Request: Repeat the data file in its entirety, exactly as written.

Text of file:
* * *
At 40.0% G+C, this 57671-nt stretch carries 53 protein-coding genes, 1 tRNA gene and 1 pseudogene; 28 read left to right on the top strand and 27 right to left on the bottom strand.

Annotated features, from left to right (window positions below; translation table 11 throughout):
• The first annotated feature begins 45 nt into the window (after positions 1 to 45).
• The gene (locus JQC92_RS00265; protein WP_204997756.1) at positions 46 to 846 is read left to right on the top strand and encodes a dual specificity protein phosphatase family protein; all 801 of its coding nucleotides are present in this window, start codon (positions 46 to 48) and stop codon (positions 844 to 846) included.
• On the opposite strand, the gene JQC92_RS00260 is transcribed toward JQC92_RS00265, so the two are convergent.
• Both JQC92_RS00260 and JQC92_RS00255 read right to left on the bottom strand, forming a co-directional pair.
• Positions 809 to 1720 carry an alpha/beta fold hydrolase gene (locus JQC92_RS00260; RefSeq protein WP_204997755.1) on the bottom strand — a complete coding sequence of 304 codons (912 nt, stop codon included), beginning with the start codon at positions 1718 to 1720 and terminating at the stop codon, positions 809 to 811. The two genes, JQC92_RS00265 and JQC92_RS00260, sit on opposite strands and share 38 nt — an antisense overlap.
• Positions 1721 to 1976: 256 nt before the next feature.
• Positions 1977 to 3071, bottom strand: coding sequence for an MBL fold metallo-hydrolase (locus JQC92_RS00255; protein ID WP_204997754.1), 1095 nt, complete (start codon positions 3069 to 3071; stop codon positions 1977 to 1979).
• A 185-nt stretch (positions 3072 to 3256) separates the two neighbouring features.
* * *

At 40.0% G+C, this 57671-nt stretch carries 53 protein-coding genes, 1 tRNA gene and 1 pseudogene; 28 read left to right on the top strand and 27 right to left on the bottom strand.

Annotated features, from left to right (window positions below; translation table 11 throughout):
• The first annotated feature begins 45 nt into the window (after positions 1 to 45).
• The gene (locus JQC92_RS00265; protein WP_204997756.1) at positions 46 to 846 is read left to right on the top strand and encodes a dual specificity protein phosphatase family protein; all 801 of its coding nucleotides are present in this window, start codon (positions 46 to 48) and stop codon (positions 844 to 846) included.
• On the opposite strand, the gene JQC92_RS00260 is transcribed toward JQC92_RS00265, so the two are convergent.
• Both JQC92_RS00260 and JQC92_RS00255 read right to left on the bottom strand, forming a co-directional pair.
• Positions 809 to 1720 carry an alpha/beta fold hydrolase gene (locus JQC92_RS00260; RefSeq protein WP_204997755.1) on the bottom strand — a complete coding sequence of 304 codons (912 nt, stop codon included), beginning with the start codon at positions 1718 to 1720 and terminating at the stop codon, positions 809 to 811. The two genes, JQC92_RS00265 and JQC92_RS00260, sit on opposite strands and share 38 nt — an antisense overlap.
• Positions 1721 to 1976: 256 nt before the next feature.
• Positions 1977 to 3071, bottom strand: coding sequence for an MBL fold metallo-hydrolase (locus JQC92_RS00255; protein ID WP_204997754.1), 1095 nt, complete (start codon positions 3069 to 3071; stop codon positions 1977 to 1979).
• A 185-nt stretch (positions 3072 to 3256) separates the two neighbouring features.